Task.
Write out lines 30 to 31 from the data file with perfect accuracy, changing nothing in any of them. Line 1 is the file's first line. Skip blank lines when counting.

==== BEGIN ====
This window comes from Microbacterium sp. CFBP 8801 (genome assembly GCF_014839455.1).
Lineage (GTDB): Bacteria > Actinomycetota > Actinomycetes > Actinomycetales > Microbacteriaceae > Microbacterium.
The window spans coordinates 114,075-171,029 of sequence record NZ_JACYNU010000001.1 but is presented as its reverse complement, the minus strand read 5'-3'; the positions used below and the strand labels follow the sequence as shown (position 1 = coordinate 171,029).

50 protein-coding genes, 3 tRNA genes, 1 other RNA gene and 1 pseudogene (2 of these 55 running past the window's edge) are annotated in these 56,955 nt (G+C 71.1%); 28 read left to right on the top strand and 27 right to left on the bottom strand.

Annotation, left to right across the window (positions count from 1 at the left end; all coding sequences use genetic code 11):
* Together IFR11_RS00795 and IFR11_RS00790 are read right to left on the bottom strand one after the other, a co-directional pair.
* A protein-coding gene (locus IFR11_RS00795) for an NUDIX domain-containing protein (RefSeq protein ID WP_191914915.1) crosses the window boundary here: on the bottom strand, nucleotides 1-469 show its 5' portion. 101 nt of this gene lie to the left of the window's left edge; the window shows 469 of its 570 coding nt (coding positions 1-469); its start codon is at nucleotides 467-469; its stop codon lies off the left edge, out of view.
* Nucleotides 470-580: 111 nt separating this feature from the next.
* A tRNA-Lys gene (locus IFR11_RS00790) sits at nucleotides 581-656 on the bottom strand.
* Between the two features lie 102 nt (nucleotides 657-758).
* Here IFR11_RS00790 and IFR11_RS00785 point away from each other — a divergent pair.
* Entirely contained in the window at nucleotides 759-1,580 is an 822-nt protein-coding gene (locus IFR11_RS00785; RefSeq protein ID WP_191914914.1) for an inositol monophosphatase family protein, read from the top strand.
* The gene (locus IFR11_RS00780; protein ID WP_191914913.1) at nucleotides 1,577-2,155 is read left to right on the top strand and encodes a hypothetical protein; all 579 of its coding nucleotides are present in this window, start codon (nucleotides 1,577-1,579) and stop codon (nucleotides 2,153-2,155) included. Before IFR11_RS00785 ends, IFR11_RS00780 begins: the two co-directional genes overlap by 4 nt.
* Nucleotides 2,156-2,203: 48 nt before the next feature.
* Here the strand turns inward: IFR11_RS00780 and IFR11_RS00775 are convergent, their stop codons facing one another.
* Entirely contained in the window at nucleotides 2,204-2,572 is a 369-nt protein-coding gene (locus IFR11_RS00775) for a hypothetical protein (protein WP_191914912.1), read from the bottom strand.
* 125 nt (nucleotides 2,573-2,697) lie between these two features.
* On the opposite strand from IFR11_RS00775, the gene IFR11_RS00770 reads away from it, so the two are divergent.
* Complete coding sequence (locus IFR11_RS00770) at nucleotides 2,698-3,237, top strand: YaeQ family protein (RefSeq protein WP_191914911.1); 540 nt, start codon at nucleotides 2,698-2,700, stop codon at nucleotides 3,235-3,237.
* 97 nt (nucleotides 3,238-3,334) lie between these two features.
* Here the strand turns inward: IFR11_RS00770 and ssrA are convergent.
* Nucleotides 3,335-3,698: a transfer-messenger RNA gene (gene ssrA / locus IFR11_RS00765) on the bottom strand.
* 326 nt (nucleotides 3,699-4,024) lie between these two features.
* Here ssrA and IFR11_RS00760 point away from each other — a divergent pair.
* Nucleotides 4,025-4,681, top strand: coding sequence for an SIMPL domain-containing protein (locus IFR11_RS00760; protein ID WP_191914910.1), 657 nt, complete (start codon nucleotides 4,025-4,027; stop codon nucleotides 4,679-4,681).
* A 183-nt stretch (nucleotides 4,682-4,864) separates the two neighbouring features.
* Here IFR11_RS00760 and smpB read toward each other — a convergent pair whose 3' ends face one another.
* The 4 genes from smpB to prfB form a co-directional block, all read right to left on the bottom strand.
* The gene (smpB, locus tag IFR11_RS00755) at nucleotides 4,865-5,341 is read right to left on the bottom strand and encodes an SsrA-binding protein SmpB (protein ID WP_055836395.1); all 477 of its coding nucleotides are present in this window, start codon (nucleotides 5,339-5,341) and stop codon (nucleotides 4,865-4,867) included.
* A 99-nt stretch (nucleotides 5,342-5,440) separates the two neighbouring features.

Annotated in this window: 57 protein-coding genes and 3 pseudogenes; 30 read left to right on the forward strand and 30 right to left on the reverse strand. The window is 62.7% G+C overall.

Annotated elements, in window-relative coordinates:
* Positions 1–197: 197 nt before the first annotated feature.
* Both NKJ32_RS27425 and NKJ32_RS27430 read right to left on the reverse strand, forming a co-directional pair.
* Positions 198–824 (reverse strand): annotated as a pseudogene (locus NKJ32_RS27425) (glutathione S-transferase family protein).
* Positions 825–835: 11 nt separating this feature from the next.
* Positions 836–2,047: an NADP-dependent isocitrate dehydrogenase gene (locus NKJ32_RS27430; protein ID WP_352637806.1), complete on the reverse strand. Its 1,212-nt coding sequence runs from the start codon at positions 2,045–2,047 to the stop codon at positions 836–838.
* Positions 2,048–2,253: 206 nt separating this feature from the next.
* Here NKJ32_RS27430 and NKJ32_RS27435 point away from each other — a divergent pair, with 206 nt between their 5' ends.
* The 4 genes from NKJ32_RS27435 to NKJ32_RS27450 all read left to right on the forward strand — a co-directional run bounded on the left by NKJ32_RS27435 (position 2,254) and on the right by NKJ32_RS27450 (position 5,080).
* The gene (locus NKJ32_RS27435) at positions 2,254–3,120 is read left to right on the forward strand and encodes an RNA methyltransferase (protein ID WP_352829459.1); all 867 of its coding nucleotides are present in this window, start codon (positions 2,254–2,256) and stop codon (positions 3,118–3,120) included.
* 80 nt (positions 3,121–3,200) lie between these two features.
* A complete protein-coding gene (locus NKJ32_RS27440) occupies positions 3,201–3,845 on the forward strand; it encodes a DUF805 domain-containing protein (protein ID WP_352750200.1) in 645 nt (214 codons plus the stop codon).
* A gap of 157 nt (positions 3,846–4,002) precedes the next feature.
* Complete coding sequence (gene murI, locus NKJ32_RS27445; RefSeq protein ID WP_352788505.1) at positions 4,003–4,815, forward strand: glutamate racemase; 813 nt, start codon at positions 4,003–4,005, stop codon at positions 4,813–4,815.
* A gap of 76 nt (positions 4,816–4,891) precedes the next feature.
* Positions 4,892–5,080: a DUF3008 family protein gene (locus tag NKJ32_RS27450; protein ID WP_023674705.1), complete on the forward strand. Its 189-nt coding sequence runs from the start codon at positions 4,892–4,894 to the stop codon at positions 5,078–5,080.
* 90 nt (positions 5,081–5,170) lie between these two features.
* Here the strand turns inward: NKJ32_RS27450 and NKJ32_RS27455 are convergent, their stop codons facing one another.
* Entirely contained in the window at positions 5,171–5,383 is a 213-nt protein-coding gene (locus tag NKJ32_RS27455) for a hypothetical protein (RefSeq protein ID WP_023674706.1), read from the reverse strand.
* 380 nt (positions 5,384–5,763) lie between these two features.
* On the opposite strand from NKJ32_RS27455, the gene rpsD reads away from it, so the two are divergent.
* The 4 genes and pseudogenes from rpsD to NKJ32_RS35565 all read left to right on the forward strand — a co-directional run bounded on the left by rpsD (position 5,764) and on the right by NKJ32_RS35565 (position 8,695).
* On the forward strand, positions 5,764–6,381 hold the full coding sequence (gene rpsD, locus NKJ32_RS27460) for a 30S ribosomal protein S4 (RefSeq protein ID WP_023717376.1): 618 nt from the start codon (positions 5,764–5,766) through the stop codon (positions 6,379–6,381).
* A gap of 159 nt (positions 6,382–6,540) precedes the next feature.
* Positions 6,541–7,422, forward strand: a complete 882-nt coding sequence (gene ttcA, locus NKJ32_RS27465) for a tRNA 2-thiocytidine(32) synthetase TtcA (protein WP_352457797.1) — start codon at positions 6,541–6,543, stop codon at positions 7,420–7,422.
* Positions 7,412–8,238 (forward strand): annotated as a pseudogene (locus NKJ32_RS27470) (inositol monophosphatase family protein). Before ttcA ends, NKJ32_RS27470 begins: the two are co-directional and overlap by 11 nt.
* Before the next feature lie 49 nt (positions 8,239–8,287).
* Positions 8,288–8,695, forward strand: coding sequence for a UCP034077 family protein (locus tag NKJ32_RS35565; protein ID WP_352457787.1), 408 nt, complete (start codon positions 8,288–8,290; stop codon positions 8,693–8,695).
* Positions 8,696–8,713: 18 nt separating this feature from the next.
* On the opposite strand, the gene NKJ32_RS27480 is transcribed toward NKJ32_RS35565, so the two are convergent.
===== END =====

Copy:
* A 99-nt stretch (nucleotides 5,342-5,440) separates the two neighbouring features.

Annotated in this window: 57 protein-coding genes and 3 pseudogenes; 30 read left to right on the forward strand and 30 right to left on the reverse strand. The window is 62.7% G+C overall.